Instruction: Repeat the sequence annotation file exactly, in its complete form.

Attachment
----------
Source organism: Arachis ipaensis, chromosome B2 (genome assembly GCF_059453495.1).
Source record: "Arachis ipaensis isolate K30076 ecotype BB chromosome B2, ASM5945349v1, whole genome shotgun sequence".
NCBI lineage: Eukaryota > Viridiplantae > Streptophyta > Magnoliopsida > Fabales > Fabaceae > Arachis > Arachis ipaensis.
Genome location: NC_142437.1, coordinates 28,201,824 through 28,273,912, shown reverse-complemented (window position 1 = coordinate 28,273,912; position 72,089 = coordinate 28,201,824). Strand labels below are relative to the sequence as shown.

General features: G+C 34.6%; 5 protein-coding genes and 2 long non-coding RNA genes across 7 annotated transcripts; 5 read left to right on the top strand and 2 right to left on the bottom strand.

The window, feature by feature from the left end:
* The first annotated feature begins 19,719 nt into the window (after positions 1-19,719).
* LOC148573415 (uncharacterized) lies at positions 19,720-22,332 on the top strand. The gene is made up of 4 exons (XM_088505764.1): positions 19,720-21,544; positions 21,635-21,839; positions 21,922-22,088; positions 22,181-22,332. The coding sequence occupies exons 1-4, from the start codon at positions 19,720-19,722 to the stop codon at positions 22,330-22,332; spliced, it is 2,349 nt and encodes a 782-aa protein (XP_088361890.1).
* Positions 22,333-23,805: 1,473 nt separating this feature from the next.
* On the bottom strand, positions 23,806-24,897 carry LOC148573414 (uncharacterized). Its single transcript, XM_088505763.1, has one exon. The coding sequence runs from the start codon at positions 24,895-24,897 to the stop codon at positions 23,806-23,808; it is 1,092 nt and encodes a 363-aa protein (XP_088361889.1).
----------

Source organism: Arachis ipaensis, chromosome B2 (genome assembly GCF_059453495.1).
Source record: "Arachis ipaensis isolate K30076 ecotype BB chromosome B2, ASM5945349v1, whole genome shotgun sequence".
NCBI lineage: Eukaryota > Viridiplantae > Streptophyta > Magnoliopsida > Fabales > Fabaceae > Arachis > Arachis ipaensis.
Genome location: NC_142437.1, coordinates 28,201,824 through 28,273,912, shown reverse-complemented (window position 1 = coordinate 28,273,912; position 72,089 = coordinate 28,201,824). Strand labels below are relative to the sequence as shown.

General features: G+C 34.6%; 5 protein-coding genes and 2 long non-coding RNA genes across 7 annotated transcripts; 5 read left to right on the top strand and 2 right to left on the bottom strand.

The window, feature by feature from the left end:
* The first annotated feature begins 19,719 nt into the window (after positions 1-19,719).
* LOC148573415 (uncharacterized) lies at positions 19,720-22,332 on the top strand. The gene is made up of 4 exons (XM_088505764.1): positions 19,720-21,544; positions 21,635-21,839; positions 21,922-22,088; positions 22,181-22,332. The coding sequence occupies exons 1-4, from the start codon at positions 19,720-19,722 to the stop codon at positions 22,330-22,332; spliced, it is 2,349 nt and encodes a 782-aa protein (XP_088361890.1).
* Positions 22,333-23,805: 1,473 nt separating this feature from the next.
* On the bottom strand, positions 23,806-24,897 carry LOC148573414 (uncharacterized). Its single transcript, XM_088505763.1, has one exon. The coding sequence runs from the start codon at positions 24,895-24,897 to the stop codon at positions 23,806-23,808; it is 1,092 nt and encodes a 363-aa protein (XP_088361889.1).